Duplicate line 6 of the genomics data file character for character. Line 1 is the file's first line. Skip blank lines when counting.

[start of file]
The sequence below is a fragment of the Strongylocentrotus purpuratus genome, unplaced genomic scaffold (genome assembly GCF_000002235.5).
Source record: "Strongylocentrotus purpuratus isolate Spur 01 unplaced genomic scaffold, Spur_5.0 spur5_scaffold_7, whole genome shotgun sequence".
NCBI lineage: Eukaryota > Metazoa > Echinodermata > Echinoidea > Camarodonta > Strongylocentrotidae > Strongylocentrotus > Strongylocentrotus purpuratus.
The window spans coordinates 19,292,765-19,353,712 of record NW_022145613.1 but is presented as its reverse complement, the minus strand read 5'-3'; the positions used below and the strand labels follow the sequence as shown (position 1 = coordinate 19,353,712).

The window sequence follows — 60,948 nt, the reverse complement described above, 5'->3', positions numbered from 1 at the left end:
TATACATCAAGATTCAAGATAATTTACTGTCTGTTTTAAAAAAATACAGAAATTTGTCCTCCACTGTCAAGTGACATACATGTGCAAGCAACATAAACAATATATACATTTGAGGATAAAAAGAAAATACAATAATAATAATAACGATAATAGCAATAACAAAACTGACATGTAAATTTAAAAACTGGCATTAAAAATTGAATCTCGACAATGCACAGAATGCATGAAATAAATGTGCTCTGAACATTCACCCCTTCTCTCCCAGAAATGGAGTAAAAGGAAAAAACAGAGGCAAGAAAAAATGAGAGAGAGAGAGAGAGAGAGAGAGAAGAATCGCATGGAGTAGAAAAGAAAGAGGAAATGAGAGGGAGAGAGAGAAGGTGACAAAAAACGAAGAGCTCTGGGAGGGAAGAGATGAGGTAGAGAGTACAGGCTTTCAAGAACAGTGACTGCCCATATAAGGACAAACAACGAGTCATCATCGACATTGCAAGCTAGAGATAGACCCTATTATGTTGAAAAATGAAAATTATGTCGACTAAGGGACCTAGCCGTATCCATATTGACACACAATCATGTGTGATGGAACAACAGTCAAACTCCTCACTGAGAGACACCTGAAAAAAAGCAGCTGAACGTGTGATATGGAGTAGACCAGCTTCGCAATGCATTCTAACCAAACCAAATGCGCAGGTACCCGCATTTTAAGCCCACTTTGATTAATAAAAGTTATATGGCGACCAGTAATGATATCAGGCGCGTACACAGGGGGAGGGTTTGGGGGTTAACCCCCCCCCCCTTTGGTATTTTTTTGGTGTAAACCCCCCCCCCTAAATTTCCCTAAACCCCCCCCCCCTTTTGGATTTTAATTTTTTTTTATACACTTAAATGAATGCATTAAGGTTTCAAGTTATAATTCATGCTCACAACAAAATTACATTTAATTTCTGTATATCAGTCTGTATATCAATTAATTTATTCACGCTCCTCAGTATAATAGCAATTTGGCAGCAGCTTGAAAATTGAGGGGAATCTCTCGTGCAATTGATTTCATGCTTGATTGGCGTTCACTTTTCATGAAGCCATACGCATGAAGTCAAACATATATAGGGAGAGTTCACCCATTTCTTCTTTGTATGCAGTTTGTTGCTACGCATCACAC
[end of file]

TATACATCAAGATTCAAGATAATTTACTGTCTGTTTTAAAAAAATACAGAAATTTGTCCTCCACTGTCAAGTGACATACATGTGCAAGCAACATAAACAATATATACATTTGAGGATAAAAAGAAAATACAATAATAATAATAACGATAATAGCAATAACAAAACTGACATGTAAATTTAAAAACTGGCATTAAAAATTGAATCTCGACAATGCACAGAATGCATGAAATAAATGTGCTCTGAACATTCACCCCTTCTCTCCCAGAAATGGAGTAAAAGGAAAAAACAGAGGCAAGAAAAAATGAGAGAGAGAGAGAGAGAGAGAGAGAAGAATCGCATGGAGTAGAAAAGAAAGAGGAAATGAGAGGGAGAGAGAGAAGGTGACAAAAAACGAAGAGCTCTGGGAGGGAAGAGATGAGGTAGAGAGTACAGGCTTTCAAGAACAGTGACTGCCCATATAAGGACAAACAACGAGTCATCATCGACATTGCAAGCTAGAGATAGACCCTATTATGTTGAAAAATGAAAATTATGTCGACTAAGGGACCTAGCCGTATCCATATTGACACACAATCATGTGTGATGGAACAACAGTCAAACTCCTCACTGAGAGACACCTGAAAAAAAGCAGCTGAACGTGTGATATGGAGTAGACCAGCTTCGCAATGCATTCTAACCAAACCAAATGCGCAGGTACCCGCATTTTAAGCCCACTTTGATTAATAAAAGTTATATGGCGACCAGTAATGATATCAGGCGCGTACACAGGGGGAGGGTTTGGGGGTTAACCCCCCCCCCCTTTGGTATTTTTTTGGTGTAAACCCCCCCCCCTAAATTTCCCTAAACCCCCCCCCCCTTTTGGATTTTAATTTTTTTTTATACACTTAAATGAATGCATTAAGGTTTCAAGTTATAATTCATGCTCACAACAAAATTACATTTAATTTCTGTATATCAGTCTGTATATCAATTAATTTATTCACGCTCCTCAGTATAATAGCAATTTGGCAGCAGCTTGAAAATTGAGGGGAATCTCTCGTGCAATTGATTTCATGCTTGATTGGCGTTCACTTTTCATGAAGCCATACGCATGAAGTCAAACATATATAGGGAGAGTTCACCCATTTCTTCTTTGTATGCAGTTTGTTGCTACGCATCACAC